By Spencer S. Hsu and Jennifer Agiesta
Washington Post Staff Writer
Thursday, January 21, 2010; A03
The man accused of trying to blow up a U.S. airliner on Christmas Day should have been interrogated by special terrorism investigators instead of FBI agents, the nation's intelligence chief said Wednesday, adding that senior national security officials were not consulted before FBI and Justice Department authorities questioned him and pursued criminal charges.
Director of National Intelligence Dennis C. Blair faulted the decision not to use the "High Value Interrogation Group" (HIG) to question alleged al-Qaeda operative Umar Farouk Abdulmutallab.
"That unit was created exactly for this purpose -- to make a decision on whether a certain person who's detained should be treated as a case for federal prosecution or for some of the other means," Blair told the Senate homeland security committee.
The intelligence chief said the interrogation group was created by the White House last year to handle overseas cases but will be expanded now to domestic ones. "We did not invoke the HIG in this case; we should have," he added.
Blair amended his remarks later in written statements, acknowledging that the interrogation group is not "fully operational." However, he maintained, "There should be a decision process right at the outset as to the balance between intelligence-gathering and evidence for prosecution."
The revelation renewed the debate over the country's counterterrorism policies, triggering harsh criticism from Republicans, questions from some Democrats and rebukes from Obama aides. Wednesday marked Congress's first chance, since returning from its winter break, to question nearly a dozen administration officials in four hearings about the failed bombing attempt aboard the flight from Amsterdam to Detroit.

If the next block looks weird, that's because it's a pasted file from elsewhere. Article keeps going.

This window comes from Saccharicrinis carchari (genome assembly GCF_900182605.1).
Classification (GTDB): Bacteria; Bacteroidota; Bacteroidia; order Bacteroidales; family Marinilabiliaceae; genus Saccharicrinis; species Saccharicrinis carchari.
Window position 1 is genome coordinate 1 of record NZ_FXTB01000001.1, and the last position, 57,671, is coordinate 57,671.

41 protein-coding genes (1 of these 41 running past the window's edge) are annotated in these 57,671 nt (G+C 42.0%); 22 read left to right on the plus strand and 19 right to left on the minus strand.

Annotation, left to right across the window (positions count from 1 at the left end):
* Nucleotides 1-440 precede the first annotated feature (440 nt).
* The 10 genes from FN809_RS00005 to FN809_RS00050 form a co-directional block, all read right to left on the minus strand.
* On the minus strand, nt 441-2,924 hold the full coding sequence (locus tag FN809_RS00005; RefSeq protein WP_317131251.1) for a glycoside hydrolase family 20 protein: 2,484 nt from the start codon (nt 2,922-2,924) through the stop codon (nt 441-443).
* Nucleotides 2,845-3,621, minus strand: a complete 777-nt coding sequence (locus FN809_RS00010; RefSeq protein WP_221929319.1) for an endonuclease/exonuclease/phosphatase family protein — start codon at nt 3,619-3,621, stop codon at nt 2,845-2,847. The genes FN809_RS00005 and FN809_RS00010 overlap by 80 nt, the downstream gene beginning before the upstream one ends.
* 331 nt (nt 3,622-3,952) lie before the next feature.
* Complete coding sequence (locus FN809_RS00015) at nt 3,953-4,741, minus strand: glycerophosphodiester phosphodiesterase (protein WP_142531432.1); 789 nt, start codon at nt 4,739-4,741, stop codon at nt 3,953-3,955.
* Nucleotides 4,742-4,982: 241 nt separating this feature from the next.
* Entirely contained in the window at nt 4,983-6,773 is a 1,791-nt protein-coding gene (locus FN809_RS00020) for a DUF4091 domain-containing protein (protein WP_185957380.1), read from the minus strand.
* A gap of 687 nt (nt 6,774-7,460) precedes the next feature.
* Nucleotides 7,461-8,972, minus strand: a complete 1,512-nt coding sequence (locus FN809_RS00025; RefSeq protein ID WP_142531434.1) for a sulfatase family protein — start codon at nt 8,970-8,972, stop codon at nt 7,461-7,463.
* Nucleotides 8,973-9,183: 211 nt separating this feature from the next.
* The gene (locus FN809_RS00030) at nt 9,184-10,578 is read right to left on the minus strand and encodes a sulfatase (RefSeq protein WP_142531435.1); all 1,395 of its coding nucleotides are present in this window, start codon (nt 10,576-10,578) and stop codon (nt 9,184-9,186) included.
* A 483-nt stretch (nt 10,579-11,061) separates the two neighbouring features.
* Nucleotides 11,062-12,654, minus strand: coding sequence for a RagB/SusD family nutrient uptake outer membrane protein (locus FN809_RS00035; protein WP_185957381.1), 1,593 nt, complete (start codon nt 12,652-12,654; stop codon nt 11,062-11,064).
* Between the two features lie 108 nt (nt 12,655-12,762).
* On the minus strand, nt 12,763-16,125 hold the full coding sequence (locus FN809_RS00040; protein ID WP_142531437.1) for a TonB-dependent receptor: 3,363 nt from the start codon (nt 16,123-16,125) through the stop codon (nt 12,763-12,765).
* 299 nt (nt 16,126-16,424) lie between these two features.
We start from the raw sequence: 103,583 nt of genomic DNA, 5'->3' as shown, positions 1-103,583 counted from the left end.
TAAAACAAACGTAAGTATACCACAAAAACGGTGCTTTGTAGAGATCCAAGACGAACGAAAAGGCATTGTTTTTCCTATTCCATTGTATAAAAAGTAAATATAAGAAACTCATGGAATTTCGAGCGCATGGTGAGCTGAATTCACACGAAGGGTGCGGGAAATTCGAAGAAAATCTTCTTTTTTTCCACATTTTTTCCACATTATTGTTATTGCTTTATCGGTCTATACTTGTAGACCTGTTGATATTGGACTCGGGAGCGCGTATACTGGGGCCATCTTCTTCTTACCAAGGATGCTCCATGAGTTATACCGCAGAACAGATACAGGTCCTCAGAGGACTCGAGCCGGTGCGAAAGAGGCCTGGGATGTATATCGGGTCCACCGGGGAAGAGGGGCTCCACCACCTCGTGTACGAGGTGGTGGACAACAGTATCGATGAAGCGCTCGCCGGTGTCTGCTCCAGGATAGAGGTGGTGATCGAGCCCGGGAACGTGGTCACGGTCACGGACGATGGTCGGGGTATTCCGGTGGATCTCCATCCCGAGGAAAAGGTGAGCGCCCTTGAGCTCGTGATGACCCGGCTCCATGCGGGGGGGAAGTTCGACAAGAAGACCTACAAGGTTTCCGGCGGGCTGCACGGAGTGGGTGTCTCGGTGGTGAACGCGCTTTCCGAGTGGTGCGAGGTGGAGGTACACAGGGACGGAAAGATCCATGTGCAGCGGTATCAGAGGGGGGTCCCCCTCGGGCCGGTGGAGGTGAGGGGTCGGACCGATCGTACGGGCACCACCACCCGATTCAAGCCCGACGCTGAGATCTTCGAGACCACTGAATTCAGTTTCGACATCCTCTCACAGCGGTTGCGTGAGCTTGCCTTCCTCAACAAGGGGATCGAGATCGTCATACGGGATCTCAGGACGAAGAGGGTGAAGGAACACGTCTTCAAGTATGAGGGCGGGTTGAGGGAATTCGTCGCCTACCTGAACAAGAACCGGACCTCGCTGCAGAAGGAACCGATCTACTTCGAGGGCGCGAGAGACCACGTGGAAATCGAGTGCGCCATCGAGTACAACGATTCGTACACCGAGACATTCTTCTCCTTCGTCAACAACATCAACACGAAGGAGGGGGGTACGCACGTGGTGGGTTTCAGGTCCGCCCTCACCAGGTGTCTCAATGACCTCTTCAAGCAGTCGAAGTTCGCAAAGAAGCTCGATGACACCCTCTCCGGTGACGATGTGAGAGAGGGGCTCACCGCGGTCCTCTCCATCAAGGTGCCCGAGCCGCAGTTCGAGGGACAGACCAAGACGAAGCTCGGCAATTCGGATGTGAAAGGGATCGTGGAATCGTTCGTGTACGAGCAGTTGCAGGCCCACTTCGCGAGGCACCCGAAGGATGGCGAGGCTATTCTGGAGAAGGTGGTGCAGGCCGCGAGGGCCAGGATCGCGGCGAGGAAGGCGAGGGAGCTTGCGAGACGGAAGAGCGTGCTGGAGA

A string of domestic terrorism cases last year have weakened public confidence in the nation's counterterrorism efforts, according to a new Washington Post-ABC News poll released Wednesday. Public disapproval of the president's decision to close the Guantanamo Bay, Cuba, detention facility for terror suspects reached a new high, at 56 percent, although a majority of those surveyed said that Obama was doing about as well as or better than former president George W. Bush on handling intelligence reports about terrorist threats.
In the new poll of 1,083 adults, conducted Jan. 12-15, fewer than half gave positive grades to U.S. efforts to break up al-Qaeda, improve intelligence gathering and reorganize government to fight terrorism. More said that the United States is winning the cooperation of foreign governments.
President Obama has announced findings of internal reviews of the Christmas Day plot; ordered intelligence, terror-watch-list and travel screening changes; and called the failure unacceptable.
According to Blair, FBI agents on the ground consulted with headquarters and the Justice Department on the decision to charge Abdulmutallab. "We need to make those [charging] decisions more carefully. . . . It should have been taken . . . at a higher level," the intelligence chief said.
Blair, FBI Director Robert S. Mueller III, National Counterterrorism Center Director Michael E. Leiter and Homeland Security Secretary Janet Napolitano told lawmakers that they were not consulted about the charging decision.